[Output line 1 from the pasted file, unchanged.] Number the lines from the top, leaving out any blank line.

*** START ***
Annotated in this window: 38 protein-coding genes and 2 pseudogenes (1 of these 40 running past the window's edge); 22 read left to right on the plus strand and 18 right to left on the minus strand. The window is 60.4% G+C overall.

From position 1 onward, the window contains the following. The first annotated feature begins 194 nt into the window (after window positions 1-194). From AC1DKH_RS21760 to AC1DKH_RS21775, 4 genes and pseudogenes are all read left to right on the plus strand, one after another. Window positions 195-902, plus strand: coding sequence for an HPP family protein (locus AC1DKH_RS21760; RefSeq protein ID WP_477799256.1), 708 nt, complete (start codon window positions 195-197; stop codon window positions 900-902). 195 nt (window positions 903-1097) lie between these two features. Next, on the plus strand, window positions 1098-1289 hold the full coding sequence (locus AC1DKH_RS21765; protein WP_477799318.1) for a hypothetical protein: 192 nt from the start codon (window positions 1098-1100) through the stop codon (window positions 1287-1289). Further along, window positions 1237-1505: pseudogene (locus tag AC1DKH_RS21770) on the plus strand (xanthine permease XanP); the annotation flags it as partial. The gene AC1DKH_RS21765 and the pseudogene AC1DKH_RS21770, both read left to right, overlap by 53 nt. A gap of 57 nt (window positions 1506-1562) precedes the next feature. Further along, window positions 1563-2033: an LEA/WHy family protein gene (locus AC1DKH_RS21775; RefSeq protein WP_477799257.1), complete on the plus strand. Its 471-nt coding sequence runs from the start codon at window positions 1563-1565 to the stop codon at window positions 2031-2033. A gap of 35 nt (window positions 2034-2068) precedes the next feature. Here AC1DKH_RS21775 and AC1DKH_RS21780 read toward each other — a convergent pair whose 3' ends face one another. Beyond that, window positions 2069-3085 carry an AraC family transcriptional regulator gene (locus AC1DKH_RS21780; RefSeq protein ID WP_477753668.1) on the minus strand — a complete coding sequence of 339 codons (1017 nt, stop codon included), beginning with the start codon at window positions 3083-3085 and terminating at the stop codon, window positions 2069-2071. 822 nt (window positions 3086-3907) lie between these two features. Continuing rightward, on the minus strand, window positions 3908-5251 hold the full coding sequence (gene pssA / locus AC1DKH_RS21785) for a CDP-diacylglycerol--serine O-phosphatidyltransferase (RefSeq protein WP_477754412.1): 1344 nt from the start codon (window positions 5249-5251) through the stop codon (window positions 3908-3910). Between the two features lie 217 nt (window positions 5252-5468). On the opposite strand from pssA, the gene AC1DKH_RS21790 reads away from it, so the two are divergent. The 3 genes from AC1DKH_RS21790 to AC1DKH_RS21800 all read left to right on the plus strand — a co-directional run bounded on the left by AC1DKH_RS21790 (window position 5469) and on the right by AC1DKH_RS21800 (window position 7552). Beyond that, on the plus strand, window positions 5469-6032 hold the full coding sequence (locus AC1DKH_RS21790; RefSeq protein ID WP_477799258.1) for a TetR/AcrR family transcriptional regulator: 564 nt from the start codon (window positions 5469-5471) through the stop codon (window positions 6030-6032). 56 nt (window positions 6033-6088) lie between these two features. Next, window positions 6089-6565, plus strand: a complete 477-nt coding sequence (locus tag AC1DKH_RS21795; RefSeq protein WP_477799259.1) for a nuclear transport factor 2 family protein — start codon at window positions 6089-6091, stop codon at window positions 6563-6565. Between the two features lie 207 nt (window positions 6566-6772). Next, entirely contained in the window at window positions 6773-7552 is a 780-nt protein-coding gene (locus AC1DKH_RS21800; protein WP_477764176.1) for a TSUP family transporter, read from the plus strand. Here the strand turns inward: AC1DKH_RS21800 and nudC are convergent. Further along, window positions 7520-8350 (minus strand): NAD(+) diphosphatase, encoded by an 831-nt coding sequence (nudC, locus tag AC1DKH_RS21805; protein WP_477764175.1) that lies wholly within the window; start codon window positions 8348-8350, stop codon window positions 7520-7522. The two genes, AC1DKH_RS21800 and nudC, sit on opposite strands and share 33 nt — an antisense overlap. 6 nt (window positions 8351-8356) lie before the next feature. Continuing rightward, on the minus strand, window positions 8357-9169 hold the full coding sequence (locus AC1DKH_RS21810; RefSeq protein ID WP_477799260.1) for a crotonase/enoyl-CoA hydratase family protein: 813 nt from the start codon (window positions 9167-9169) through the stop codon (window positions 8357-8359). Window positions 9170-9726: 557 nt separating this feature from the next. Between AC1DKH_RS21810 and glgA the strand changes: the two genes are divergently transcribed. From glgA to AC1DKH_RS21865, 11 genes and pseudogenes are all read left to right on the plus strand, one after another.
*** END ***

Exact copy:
Annotated in this window: 38 protein-coding genes and 2 pseudogenes (1 of these 40 running past the window's edge); 22 read left to right on the plus strand and 18 right to left on the minus strand. The window is 60.4% G+C overall.